February 17, 2003
Quinn, Daniel; "Beyond Civilization," Three Rivers Press, New York, 1999, ISBN 0-609-80536-3.
Daniel Quinn's first book, "Ishmael," was a fictional tale of intriguing possibilities for human evolution as seen by a caged gorilla possessed with an intellect and understanding far beyond conventional human acumen. Several books later, Quinn finds himself answering questions raised during tours, at speaking engagements, and in letters from his readers. In "Beyond Civilization" he undertakes the monumental task of defining human evolution, projecting hopeful possibilities for harmonious change and, beyond the subtleties woven into his engrossing novels, this book presents direct responses to direct questions; who are we, where did we come from, where are we going, and how will we get there?
Quinn begins this book with a discussion of vision, both short-term and long-range. Old minds, he explains, use 'programs' to change things; programs that "are sticks planted in the mud of a river to impede its flow." Whatever the course of human history, sticks might impede the flow slightly, but they do not change the course of the river. Most programs, he says, "take this form: Outlaw the thing that is bothering you, catch the people who did it, and put them in jail." The programs we create to fight drug abuse, end poverty and stop crime do not work, yet our tendency is to create even more programs. In the meantime, we are not addressing the larger problems associated with hierarchal thinking, the competitive culture it perpetuates, and the problems it perpetrates.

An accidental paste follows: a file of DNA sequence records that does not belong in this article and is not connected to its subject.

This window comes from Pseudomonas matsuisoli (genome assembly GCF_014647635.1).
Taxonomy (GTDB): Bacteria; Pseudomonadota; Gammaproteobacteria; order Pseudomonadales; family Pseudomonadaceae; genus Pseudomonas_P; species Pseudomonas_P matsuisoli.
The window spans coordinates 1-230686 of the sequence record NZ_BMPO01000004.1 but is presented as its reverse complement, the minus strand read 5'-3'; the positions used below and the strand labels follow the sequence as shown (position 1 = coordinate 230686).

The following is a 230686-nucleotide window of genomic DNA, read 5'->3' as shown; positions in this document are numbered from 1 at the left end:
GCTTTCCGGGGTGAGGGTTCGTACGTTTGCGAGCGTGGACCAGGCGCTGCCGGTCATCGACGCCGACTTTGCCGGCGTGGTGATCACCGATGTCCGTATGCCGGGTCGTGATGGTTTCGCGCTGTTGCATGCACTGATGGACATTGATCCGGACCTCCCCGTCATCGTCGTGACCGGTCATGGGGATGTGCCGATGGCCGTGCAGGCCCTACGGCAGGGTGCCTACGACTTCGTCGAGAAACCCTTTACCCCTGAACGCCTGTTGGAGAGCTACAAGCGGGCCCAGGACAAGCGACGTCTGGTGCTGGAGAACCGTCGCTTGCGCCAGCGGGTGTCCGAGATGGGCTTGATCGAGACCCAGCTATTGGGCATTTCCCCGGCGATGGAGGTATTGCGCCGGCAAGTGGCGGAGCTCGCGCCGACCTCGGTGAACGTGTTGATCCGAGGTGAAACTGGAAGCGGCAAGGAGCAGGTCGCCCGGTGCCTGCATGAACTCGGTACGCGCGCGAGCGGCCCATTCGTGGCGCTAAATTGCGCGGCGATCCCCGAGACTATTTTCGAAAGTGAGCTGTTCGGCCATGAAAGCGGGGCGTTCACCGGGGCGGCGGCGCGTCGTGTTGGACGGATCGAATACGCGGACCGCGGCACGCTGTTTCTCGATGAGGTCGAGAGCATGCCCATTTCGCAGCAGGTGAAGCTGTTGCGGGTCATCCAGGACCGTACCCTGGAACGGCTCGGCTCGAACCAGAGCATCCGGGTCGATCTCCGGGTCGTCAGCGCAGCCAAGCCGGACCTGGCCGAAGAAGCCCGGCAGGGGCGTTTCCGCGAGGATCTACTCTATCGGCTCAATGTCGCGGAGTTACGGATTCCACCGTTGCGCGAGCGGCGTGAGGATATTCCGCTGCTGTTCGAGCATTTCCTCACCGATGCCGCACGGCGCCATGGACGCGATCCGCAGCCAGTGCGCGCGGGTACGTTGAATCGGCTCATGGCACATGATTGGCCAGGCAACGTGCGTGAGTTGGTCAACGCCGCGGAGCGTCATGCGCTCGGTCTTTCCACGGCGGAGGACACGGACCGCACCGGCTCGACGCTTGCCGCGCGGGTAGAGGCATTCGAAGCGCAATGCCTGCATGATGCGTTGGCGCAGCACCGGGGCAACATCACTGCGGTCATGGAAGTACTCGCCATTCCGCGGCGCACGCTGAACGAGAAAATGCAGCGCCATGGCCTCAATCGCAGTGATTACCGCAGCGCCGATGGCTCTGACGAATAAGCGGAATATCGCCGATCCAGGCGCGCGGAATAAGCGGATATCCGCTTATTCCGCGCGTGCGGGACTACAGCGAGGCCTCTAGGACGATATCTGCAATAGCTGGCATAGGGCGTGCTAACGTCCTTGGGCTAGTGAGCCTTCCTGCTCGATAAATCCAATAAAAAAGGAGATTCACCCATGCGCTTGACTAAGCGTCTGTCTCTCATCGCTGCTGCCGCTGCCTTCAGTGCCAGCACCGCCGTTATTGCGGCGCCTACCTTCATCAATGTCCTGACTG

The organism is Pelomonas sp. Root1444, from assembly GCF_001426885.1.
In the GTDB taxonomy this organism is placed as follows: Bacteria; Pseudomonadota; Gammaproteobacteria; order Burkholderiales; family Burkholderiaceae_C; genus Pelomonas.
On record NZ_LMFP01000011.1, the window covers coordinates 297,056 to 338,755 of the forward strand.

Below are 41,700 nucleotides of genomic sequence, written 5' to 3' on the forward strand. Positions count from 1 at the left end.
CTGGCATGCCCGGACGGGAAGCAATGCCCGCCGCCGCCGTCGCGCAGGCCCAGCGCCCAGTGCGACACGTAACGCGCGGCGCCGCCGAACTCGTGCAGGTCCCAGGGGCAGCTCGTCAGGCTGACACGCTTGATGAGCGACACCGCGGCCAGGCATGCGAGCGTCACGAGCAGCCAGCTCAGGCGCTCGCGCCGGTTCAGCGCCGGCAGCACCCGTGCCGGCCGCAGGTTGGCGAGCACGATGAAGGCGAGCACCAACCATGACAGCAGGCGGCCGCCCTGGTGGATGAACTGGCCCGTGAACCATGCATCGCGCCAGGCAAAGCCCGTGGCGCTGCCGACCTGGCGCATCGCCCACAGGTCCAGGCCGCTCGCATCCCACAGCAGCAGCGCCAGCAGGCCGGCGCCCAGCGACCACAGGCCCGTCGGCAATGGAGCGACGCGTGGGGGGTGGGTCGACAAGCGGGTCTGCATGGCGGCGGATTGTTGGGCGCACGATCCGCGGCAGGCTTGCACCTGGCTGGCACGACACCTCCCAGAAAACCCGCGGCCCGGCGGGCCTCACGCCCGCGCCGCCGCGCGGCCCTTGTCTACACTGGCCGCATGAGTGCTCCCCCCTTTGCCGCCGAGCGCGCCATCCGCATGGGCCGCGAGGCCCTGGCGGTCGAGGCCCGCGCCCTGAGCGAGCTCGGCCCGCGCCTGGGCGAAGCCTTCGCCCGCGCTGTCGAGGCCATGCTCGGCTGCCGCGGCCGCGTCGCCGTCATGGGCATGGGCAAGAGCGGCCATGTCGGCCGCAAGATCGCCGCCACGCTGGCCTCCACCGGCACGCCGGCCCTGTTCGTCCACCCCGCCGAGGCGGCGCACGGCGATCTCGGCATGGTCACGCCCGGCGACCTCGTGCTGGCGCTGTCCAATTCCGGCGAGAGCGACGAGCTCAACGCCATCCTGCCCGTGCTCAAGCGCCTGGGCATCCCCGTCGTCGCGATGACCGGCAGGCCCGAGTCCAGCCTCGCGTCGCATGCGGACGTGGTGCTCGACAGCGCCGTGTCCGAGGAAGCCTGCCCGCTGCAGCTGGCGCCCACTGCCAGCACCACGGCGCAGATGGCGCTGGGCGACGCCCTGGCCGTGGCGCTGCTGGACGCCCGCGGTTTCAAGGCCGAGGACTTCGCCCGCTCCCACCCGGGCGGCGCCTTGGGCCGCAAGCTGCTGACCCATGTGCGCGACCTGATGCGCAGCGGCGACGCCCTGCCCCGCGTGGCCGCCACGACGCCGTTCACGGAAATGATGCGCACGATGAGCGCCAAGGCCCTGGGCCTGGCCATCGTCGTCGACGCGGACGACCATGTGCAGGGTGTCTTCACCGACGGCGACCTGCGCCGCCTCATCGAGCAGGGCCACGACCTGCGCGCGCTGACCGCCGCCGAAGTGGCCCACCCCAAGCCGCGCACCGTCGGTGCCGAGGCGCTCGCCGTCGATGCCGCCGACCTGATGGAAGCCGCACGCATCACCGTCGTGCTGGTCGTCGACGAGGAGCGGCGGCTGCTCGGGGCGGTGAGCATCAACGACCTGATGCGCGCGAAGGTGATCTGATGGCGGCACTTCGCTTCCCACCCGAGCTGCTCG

That hierarchal thinking is the derivation of humanity's discord is evident to many people, but I do not believe Daniel Quinn has addressed it completely in this book.
Quinn assumes the hypothesis presented in his earlier works; in the recent past, humans moved from tribalism to the hierarchal organization we so fondly refer to as 'civilization,' and he associates this change in social structure with the advent of agriculturalism and its incumbent hierarchy, "It's easy to pick out people who belong to 'our' culture. If you go somewhere -- anywhere in the world -- where the food is under lock and key, you'll know you're among people of our culture...making food a commodity to be owned was one of the great innovations of our culture." He argues that hunter-gatherers did not expend as much energy gathering sustenance, as did descendants who adopted agriculturalism. Our agronomist ancestors began intruding upon the 'natural order' by clearing land for farming and, after realizing lean years and fat years, they developed the philosophical duality of scarcity/abundance so prevalent in hierarchal structure.